Humidity has a major affect on the way planes fly. This is due to the weight of the air when it is humid. When air is humid, it is actually lighter then dry air, contrary to common belief. That is because the water (H2O) weighs less then the N2 or O2 that it replaces. So if you take the fundamentals of lift, which is that the curved part of the wing (the top) will cause air to move by it quicker, causing the bottom of the wing to have a higher pressure (with slower moving air), causing lift. If you take humid air (less dense), then the plane can no longer create the amount of lift it could when the are is dry (more dense). This causes pilots to have longer runways to gain speed before enough air is passing the wings per second to create enough lift, it also forces pilots to fly faster then would be required if the air were dry.
Answered by: Steve Smith, None, High School Student
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Re: Concerning the drying of wet shoes.

Unread postby Maol » Wed Mar 15, 2017 9:56 am

This is interesting.

Thrust Measurement of Dielectric Barrier Discharge (DBD) Plasma Actuators:
New Anti-Thrust Hypothesis,
Frequency Sweeps Methodology,
Humidity and Enclosure Effects

https://ntrs.nasa.gov/archive/nasa/casi ... 011154.pdf
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Re: Concerning the drying of wet shoes.

Unread postby jimmcginn » Wed Mar 15, 2017 12:07 pm

fosborn_ wrote:
This is obviously wrong.

No. Your wrong. This really fits better with MosaicDave's observation of humid air is lighter than dry air.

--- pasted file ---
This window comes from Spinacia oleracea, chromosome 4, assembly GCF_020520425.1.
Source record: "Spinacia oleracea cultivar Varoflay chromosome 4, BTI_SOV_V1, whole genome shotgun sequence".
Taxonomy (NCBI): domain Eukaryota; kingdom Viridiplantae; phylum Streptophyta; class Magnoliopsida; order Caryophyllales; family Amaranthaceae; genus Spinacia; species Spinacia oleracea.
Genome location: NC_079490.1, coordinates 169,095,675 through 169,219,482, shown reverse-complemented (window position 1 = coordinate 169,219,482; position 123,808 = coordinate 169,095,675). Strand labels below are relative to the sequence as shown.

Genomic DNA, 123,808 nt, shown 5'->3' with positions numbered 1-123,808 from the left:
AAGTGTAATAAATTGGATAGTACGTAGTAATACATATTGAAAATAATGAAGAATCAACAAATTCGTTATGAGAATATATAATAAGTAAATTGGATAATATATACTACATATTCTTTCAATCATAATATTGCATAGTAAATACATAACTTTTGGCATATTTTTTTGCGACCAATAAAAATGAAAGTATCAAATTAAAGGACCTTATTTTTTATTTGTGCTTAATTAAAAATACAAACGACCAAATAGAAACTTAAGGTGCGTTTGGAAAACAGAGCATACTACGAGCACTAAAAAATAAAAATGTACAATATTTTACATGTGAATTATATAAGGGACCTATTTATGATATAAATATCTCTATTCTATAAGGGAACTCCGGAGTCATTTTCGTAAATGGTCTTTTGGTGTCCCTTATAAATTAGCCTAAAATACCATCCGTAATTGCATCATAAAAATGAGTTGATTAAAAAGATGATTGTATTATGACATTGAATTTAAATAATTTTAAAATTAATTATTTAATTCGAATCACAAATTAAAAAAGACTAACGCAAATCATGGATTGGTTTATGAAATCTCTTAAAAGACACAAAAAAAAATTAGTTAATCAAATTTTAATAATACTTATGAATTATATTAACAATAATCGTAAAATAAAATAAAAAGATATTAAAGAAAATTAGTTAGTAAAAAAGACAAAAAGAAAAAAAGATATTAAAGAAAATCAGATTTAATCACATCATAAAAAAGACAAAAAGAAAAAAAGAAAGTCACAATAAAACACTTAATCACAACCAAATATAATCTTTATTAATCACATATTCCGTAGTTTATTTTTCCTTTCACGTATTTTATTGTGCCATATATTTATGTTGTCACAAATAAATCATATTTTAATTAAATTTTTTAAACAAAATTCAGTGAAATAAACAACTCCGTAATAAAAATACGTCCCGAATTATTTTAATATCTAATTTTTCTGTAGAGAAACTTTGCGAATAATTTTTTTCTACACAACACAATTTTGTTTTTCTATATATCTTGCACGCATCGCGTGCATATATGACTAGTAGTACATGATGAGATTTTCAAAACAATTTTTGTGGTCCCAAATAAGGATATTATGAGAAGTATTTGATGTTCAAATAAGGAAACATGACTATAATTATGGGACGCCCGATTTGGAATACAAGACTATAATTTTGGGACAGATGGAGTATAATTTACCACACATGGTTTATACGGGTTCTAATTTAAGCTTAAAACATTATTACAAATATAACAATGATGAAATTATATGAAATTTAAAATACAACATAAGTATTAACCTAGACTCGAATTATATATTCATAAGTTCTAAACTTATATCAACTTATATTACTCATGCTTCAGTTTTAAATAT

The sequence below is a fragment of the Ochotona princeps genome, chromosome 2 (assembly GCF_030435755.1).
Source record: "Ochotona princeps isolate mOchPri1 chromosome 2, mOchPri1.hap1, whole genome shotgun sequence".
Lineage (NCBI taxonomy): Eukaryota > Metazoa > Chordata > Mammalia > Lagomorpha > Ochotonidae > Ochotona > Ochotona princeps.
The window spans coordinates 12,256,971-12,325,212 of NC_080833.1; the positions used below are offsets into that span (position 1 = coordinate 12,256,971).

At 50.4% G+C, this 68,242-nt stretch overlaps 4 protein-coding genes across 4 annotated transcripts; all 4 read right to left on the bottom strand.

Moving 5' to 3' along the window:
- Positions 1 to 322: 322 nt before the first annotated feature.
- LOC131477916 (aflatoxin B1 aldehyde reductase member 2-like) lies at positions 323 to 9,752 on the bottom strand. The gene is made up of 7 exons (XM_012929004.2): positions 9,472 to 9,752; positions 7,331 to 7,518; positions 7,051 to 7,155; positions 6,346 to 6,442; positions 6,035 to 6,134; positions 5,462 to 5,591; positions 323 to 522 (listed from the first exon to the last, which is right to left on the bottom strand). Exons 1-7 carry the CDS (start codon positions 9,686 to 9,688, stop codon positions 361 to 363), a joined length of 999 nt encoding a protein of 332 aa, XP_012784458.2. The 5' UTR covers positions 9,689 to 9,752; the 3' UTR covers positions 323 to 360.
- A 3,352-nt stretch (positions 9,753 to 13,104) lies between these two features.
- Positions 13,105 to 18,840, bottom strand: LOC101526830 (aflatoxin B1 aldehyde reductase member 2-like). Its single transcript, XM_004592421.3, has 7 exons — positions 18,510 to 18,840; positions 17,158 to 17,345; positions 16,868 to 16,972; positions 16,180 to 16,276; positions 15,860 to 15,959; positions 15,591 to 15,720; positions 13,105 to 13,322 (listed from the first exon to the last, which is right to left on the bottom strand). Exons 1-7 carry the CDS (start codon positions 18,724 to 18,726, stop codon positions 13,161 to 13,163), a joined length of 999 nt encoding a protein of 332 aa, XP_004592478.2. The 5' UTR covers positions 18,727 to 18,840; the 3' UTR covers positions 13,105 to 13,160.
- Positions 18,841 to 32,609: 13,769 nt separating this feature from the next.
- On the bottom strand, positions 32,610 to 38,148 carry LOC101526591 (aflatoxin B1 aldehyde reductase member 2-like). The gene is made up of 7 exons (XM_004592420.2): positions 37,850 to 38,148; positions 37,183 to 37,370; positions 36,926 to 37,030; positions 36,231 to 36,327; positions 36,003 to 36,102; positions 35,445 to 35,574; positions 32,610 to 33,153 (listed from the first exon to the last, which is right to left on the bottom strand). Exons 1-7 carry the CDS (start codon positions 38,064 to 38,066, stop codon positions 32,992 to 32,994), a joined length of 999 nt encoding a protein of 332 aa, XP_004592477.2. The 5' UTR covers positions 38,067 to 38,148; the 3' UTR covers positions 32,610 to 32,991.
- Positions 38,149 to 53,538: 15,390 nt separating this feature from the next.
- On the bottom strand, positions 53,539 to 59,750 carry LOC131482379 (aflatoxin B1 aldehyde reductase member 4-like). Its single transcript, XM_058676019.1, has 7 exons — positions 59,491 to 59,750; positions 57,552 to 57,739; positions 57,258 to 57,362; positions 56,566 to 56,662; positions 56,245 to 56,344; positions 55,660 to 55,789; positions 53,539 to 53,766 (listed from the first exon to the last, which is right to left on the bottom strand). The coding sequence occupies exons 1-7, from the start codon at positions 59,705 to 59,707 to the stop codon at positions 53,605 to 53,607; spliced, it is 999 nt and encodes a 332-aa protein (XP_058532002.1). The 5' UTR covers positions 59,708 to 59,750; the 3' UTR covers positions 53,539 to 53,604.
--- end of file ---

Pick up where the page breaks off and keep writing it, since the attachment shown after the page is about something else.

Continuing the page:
If you can't show the math its meaningless.

James McGinn / Solving Tornadoes
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Re: Concerning the drying of wet shoes.

Unread postby antosarai » Wed Mar 15, 2017 12:33 pm

It doesn't matter how beautiful your theory is, it doesn't matter how smart you are. If it doesn't agree with experiment, it's wrong.

Richard P. Feynman
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Re: Concerning the drying of wet shoes.

Unread postby jimmcginn » Wed Mar 15, 2017 12:40 pm

Maol wrote:The following Question/Answer regarding humidity vs. aircraft lift is located at http://www.physlink.com/education/askexperts/ae652.cfm


See my response here:
The Real Reason Moist Air Reduces Aerodynamic Lift
viewtopic.php?f=8&t=16652
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Re: Concerning the drying of wet shoes.

Unread postby MosaicDave » Wed Mar 15, 2017 12:41 pm

jimmcginn wrote:If you can't show the math its meaningless.